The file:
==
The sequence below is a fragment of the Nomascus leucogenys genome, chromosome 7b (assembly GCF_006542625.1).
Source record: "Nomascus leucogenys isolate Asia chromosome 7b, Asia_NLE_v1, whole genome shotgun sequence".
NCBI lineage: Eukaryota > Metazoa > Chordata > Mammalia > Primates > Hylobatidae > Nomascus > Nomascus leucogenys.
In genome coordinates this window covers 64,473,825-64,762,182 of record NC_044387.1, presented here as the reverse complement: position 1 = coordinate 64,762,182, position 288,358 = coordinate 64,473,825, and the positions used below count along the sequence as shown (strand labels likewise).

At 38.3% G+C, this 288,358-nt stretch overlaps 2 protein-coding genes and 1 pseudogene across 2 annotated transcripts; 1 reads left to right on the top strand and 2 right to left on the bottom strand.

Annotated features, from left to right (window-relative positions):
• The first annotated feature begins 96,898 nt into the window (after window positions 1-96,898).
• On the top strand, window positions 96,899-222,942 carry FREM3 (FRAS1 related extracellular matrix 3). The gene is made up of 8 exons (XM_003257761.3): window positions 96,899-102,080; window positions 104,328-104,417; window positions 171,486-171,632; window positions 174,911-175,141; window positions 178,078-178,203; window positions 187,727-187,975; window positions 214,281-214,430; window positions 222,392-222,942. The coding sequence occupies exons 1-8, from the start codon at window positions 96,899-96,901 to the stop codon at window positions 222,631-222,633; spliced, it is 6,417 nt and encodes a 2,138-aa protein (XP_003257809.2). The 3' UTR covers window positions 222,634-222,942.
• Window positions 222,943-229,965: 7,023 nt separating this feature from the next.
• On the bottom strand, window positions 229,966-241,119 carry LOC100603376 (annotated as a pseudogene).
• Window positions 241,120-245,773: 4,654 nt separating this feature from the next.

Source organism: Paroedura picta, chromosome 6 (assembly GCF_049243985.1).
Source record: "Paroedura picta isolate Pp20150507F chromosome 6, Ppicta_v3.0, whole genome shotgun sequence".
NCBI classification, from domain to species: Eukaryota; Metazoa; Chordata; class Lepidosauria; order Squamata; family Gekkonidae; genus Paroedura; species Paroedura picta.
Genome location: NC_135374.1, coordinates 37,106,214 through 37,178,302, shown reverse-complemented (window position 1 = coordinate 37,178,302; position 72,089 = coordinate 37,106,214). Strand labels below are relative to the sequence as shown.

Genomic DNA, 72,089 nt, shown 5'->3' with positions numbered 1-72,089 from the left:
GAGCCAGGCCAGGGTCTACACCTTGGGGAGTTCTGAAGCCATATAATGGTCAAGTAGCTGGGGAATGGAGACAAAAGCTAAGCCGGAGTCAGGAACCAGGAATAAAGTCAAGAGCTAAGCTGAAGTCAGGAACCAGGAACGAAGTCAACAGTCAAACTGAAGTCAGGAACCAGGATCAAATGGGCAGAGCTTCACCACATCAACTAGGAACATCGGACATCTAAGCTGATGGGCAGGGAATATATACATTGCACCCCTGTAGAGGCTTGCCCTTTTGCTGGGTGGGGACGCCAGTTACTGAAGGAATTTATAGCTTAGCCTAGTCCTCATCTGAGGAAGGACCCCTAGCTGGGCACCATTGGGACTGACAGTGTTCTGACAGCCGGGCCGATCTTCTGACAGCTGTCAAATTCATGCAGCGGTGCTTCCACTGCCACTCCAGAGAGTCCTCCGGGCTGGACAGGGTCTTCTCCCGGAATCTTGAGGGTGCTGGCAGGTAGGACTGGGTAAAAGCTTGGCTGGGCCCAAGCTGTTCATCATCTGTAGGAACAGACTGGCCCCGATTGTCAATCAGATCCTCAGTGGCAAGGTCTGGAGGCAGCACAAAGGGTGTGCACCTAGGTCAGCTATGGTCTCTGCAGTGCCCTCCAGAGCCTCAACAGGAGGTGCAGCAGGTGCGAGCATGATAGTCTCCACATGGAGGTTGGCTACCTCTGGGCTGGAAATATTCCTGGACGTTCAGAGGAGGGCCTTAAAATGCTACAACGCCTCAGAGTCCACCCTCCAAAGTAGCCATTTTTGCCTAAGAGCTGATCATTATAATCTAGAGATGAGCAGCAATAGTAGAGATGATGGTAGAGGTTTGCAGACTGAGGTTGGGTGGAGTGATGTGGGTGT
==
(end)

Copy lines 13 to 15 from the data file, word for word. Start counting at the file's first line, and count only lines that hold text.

Source record: "Paroedura picta isolate Pp20150507F chromosome 6, Ppicta_v3.0, whole genome shotgun sequence".
NCBI classification, from domain to species: Eukaryota; Metazoa; Chordata; class Lepidosauria; order Squamata; family Gekkonidae; genus Paroedura; species Paroedura picta.
Genome location: NC_135374.1, coordinates 37,106,214 through 37,178,302, shown reverse-complemented (window position 1 = coordinate 37,178,302; position 72,089 = coordinate 37,106,214). Strand labels below are relative to the sequence as shown.